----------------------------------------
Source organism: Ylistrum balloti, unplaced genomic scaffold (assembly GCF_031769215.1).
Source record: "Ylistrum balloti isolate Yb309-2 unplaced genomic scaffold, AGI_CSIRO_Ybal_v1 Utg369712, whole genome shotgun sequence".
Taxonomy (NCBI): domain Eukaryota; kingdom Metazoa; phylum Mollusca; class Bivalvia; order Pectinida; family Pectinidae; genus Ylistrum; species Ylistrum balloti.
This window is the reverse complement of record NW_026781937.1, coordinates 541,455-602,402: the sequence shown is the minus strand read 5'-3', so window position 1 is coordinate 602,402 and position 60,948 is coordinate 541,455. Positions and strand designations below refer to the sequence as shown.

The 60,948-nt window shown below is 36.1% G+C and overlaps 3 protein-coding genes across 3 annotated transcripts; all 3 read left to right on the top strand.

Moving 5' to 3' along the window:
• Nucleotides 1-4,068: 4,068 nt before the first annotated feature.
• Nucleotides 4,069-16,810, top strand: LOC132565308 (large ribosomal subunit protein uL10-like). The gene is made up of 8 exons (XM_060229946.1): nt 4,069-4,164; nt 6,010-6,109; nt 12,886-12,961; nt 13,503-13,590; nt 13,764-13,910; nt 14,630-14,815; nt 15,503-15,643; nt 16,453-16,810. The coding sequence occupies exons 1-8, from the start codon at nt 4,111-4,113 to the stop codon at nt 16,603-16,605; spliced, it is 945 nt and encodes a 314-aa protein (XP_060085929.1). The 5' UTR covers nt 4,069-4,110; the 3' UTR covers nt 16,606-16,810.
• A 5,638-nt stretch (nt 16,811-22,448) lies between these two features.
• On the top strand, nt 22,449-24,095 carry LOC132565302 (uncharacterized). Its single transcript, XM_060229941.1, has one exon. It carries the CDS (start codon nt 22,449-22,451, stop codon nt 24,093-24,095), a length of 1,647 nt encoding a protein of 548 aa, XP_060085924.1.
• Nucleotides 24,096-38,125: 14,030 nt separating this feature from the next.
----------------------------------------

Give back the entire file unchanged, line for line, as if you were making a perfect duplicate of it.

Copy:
Source organism: Ylistrum balloti, unplaced genomic scaffold (assembly GCF_031769215.1).
Source record: "Ylistrum balloti isolate Yb309-2 unplaced genomic scaffold, AGI_CSIRO_Ybal_v1 Utg369712, whole genome shotgun sequence".
Taxonomy (NCBI): domain Eukaryota; kingdom Metazoa; phylum Mollusca; class Bivalvia; order Pectinida; family Pectinidae; genus Ylistrum; species Ylistrum balloti.
This window is the reverse complement of record NW_026781937.1, coordinates 541,455-602,402: the sequence shown is the minus strand read 5'-3', so window position 1 is coordinate 602,402 and position 60,948 is coordinate 541,455. Positions and strand designations below refer to the sequence as shown.

The 60,948-nt window shown below is 36.1% G+C and overlaps 3 protein-coding genes across 3 annotated transcripts; all 3 read left to right on the top strand.

Moving 5' to 3' along the window:
• Nucleotides 1-4,068: 4,068 nt before the first annotated feature.
• Nucleotides 4,069-16,810, top strand: LOC132565308 (large ribosomal subunit protein uL10-like). The gene is made up of 8 exons (XM_060229946.1): nt 4,069-4,164; nt 6,010-6,109; nt 12,886-12,961; nt 13,503-13,590; nt 13,764-13,910; nt 14,630-14,815; nt 15,503-15,643; nt 16,453-16,810. The coding sequence occupies exons 1-8, from the start codon at nt 4,111-4,113 to the stop codon at nt 16,603-16,605; spliced, it is 945 nt and encodes a 314-aa protein (XP_060085929.1). The 5' UTR covers nt 4,069-4,110; the 3' UTR covers nt 16,606-16,810.
• A 5,638-nt stretch (nt 16,811-22,448) lies between these two features.
• On the top strand, nt 22,449-24,095 carry LOC132565302 (uncharacterized). Its single transcript, XM_060229941.1, has one exon. It carries the CDS (start codon nt 22,449-22,451, stop codon nt 24,093-24,095), a length of 1,647 nt encoding a protein of 548 aa, XP_060085924.1.
• Nucleotides 24,096-38,125: 14,030 nt separating this feature from the next.